There’s a new sheriff in town.

After weeks of deliberation and interviews, New York Knicks president Phil Jackson has chosen Jeff Hornacek to be the team’s next head coach. Hornacek, a former player best known for his time spent with John Stockton and Karl Malone on the Utah Jazz, comes to New York after serving as the head coach of the Phoenix Suns for two and a half seasons.

Reactions to the Hornacek hire have been mixed. He is without a doubt a proven coach, having led the Suns to 48 wins in his first season. Moreover, many Knicks, Carmelo Anthony most notably, have praised Hornacek and his resumé.

Nevertheless, I, like many Knicks fans, am not super excited about Hornacek’s arrival. While I respect Hornacek and think he can be an elite coach in the NBA, I do not think that he is the right fit for this team.

Anyone familiar with the Knicks in recent years knows that Phil Jackson calls the shots. As a member of the last New York Knicks team to win an NBA Championship in 1973, the Zen Master returned to Madison Square Garden in 2014 to restore New York to its former basketball glory. Part of Jackson’s master plan to right the ship has been to implement the legendary triangle offense.

Although the triangle offense has proven to be successful in the NBA, Jackson used it as a coach to win six championships with the Chicago Bulls and five with the Los Angeles Lakers, it has yet to change the Knicks’ losing ways. Part of the issue has been the lack of proper personnel, but the addition of Jeff Hornacek doesn’t make things much better.

In Phoenix, Hornacek ran an up-tempo offense with a major emphasis on guard play and running in transition. This is essentially the antithesis of the triangle offense, which is methodical and relies heavily on ball movement and basket cuts. Hornacek’s lack of familiarity with the triangle offense is the biggest mystery surrounding his hire. Why hire a coach who knows next-to-nothing about the system you want to put in place?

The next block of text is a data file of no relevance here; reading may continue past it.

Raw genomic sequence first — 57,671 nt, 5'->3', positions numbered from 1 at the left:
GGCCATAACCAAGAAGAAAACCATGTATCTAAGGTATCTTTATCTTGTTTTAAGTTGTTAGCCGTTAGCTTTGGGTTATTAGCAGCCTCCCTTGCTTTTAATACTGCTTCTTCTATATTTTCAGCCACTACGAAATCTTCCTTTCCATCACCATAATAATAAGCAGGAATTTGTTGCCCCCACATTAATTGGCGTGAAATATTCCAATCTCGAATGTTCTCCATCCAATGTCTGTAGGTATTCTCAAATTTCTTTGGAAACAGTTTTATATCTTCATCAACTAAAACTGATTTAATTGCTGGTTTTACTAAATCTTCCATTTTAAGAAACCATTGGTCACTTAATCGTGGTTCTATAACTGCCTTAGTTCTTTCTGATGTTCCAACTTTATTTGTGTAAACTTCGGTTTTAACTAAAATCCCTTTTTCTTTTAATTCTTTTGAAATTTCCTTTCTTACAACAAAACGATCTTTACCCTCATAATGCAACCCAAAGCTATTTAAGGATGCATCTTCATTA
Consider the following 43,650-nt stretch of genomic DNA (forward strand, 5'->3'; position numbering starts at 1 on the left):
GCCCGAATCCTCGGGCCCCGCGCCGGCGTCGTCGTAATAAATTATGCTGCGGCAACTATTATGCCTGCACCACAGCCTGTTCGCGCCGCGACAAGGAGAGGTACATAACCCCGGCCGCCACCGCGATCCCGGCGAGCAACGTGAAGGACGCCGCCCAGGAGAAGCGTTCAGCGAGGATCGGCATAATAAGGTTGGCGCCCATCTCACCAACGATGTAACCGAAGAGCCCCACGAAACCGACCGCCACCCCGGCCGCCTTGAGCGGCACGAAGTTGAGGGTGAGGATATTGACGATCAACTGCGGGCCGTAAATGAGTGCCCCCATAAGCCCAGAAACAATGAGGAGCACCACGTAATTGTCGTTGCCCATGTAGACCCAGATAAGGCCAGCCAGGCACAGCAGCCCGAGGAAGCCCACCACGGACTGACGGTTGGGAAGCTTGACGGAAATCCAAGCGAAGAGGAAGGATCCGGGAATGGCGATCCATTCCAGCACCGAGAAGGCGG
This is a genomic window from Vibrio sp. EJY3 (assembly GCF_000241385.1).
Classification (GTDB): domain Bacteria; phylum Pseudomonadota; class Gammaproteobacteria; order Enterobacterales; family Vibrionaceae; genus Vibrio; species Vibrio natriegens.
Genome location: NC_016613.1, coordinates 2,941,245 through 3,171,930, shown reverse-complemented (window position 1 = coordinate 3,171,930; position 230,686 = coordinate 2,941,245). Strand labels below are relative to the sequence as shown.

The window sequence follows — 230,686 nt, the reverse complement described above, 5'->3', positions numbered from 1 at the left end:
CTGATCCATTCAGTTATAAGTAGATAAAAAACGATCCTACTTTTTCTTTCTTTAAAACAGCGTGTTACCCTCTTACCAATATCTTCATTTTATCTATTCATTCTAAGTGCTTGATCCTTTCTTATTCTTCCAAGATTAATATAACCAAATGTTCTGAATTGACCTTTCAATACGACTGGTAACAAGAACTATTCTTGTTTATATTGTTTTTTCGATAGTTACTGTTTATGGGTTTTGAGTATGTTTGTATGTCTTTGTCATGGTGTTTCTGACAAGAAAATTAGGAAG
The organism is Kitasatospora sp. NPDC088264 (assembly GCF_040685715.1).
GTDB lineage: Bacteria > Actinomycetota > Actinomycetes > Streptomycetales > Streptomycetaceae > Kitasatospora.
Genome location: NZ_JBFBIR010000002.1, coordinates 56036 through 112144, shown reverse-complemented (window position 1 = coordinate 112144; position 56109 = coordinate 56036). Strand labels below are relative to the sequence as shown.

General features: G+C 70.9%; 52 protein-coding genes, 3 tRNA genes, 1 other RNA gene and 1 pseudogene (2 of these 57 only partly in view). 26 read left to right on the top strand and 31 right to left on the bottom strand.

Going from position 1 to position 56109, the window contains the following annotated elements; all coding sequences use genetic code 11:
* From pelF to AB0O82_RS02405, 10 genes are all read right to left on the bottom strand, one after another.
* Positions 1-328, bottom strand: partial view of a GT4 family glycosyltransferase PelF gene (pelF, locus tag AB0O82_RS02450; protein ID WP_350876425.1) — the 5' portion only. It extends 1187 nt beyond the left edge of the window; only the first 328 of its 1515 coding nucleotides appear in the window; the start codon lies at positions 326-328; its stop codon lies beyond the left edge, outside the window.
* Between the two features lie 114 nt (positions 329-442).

Nevertheless, maybe I’m missing something here. Maybe Phil Jackson has realized the triangle won’t work in New York and has decided to take a new approach. Besides, if Jackson wanted a coach well-versed in the triangle, he could have just promoted Kurt Rambis, Jackson’s assistant in Los Angeles for eight seasons, from interim head coach. He didn’t do this, however, which has only raised more questions.

The only thing certain at this point is that Jeff Hornacek is here to stay. As a lifelong Knicks fan tired of the losing, I just want to see success. If Phil Jackson thinks Jeff Hornacek is the guy who can bring that success, I have no choice but to trust him.

Worst case scenario: Hornacek gets the boot in two years and we get to have this same conversation again.